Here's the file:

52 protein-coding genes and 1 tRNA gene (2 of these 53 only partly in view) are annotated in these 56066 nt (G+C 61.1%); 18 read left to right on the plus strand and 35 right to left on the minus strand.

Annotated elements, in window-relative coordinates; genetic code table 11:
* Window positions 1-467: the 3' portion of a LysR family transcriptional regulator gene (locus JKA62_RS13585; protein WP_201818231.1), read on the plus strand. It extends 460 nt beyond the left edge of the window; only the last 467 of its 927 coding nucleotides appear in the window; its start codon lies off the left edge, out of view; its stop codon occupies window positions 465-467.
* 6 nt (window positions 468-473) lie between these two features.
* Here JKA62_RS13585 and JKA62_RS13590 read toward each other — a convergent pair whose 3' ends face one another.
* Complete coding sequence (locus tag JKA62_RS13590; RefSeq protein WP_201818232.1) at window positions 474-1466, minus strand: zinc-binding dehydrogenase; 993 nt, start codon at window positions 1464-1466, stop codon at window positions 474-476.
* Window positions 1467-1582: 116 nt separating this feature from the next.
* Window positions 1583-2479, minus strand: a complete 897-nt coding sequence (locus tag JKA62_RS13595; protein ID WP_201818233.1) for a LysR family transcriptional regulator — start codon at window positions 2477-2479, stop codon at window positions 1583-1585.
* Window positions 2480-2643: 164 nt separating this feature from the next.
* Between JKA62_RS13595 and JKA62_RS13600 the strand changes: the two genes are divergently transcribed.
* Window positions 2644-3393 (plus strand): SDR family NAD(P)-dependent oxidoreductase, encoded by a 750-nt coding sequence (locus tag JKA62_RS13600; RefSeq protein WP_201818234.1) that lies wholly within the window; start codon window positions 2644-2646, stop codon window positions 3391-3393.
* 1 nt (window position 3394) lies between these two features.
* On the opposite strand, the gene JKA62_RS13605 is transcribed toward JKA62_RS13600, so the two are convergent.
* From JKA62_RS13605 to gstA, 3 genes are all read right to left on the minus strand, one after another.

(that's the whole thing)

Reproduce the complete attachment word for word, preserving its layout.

52 protein-coding genes and 1 tRNA gene (2 of these 53 only partly in view) are annotated in these 56066 nt (G+C 61.1%); 18 read left to right on the plus strand and 35 right to left on the minus strand.

Annotated elements, in window-relative coordinates; genetic code table 11:
* Window positions 1-467: the 3' portion of a LysR family transcriptional regulator gene (locus JKA62_RS13585; protein WP_201818231.1), read on the plus strand. It extends 460 nt beyond the left edge of the window; only the last 467 of its 927 coding nucleotides appear in the window; its start codon lies off the left edge, out of view; its stop codon occupies window positions 465-467.
* 6 nt (window positions 468-473) lie between these two features.
* Here JKA62_RS13585 and JKA62_RS13590 read toward each other — a convergent pair whose 3' ends face one another.
* Complete coding sequence (locus tag JKA62_RS13590; RefSeq protein WP_201818232.1) at window positions 474-1466, minus strand: zinc-binding dehydrogenase; 993 nt, start codon at window positions 1464-1466, stop codon at window positions 474-476.
* Window positions 1467-1582: 116 nt separating this feature from the next.
* Window positions 1583-2479, minus strand: a complete 897-nt coding sequence (locus tag JKA62_RS13595; protein ID WP_201818233.1) for a LysR family transcriptional regulator — start codon at window positions 2477-2479, stop codon at window positions 1583-1585.
* Window positions 2480-2643: 164 nt separating this feature from the next.
* Between JKA62_RS13595 and JKA62_RS13600 the strand changes: the two genes are divergently transcribed.
* Window positions 2644-3393 (plus strand): SDR family NAD(P)-dependent oxidoreductase, encoded by a 750-nt coding sequence (locus tag JKA62_RS13600; RefSeq protein WP_201818234.1) that lies wholly within the window; start codon window positions 2644-2646, stop codon window positions 3391-3393.
* 1 nt (window position 3394) lies between these two features.
* On the opposite strand, the gene JKA62_RS13605 is transcribed toward JKA62_RS13600, so the two are convergent.
* From JKA62_RS13605 to gstA, 3 genes are all read right to left on the minus strand, one after another.